But, that pales in comparison to how forceful the love interests are with sex (mind you this is another FR trademark), each of the guys at some point or another force themselves on the MC… Heisuke’s route is by far the worst offender of this, it makes the other routes look TAME in comparison. The only silverlinings are Shinpachi and Sanosuke’s routes which dial back the cringy bits. But, in the game’s defense, the smut scenes were very descriptive… which if you’re into that is A-OK. However, the biggest misstep in this game is that there is NO HIJIKATA ROUTE… Like, excuse me?!
Last on this list is a bit of a departure from the other titles since it’s still in production, however, there is a demo that covers about 2 hours of gameplay, but it’s totally worth it! Chrysanthemums in August is yet another time travel historical romance, however, while the MC is transported to the Bakumatsu Era, she doesn’t actually romance any of the Shinsengumi. Rather, Chrysanthemums in August focuses on the events leading up to and surrounding the Boshin War (during which many of the Shinsengumi members died… but, not Saito, my boy is a survivor).
The game promises a new perspective on events many Hakuoki fans are familiar with, opening up new storytelling opportunities. Crysanthemums in August appears to focus more on the political goings on of the era as opposed to the military side of things that we see in Hakuoki. The game also has three distinct heroine styles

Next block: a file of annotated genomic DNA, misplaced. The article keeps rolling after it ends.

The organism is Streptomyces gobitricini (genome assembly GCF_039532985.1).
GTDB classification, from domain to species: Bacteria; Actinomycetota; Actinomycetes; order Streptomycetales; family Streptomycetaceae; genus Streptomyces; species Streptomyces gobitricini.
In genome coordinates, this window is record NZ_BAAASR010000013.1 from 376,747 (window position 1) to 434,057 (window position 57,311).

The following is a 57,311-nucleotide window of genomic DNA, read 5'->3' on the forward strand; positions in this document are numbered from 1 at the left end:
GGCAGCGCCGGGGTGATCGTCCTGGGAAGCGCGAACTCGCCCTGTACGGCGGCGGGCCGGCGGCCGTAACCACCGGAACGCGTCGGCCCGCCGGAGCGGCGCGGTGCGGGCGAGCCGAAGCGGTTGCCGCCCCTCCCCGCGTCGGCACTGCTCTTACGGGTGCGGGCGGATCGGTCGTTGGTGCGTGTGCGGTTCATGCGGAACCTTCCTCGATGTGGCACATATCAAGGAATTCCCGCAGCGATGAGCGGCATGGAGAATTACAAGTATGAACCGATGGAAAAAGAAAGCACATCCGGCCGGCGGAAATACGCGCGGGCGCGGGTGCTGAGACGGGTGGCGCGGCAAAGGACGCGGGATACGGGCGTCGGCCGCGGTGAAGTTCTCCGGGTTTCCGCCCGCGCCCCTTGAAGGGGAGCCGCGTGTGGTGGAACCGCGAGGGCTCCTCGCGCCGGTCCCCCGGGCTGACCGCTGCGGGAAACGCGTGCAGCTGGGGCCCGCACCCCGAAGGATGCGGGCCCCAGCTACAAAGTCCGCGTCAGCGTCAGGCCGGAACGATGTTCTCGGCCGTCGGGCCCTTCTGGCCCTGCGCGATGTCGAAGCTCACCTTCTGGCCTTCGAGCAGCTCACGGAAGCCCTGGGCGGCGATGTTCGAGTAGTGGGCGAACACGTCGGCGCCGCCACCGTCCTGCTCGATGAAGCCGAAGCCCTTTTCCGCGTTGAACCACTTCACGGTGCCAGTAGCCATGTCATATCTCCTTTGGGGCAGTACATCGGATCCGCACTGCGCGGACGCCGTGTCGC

The Shinsengumi and the Bakumatsu Period are extremely popular in Japan, with a lot of media dedicated to it, and I mean it is an exciting period what with the battles and whatnot. And with the success of the Hakuoki franchise it makes since that other video game developers would want a piece of that sweet, sweet Shinsengumi romance money. Some of these titles diverge a bit from the narrative of Hakuoki, whether it’s the characters, the story, or the liberties it takes with the historical source material. But, rest assured, if you’re going through Hakuoki withdrawal like me, at least one of the games on this list will manage to hit the spot.
Here’s where I turn things over to you guys! Have you played any of the Hakuoki games? Which character is your favorite (I’m a Saito fan through and through)? Are there any other Shinsengumi otome games that I missed? Let me know your thoughts down in the comments section. As always, thank you for reading!!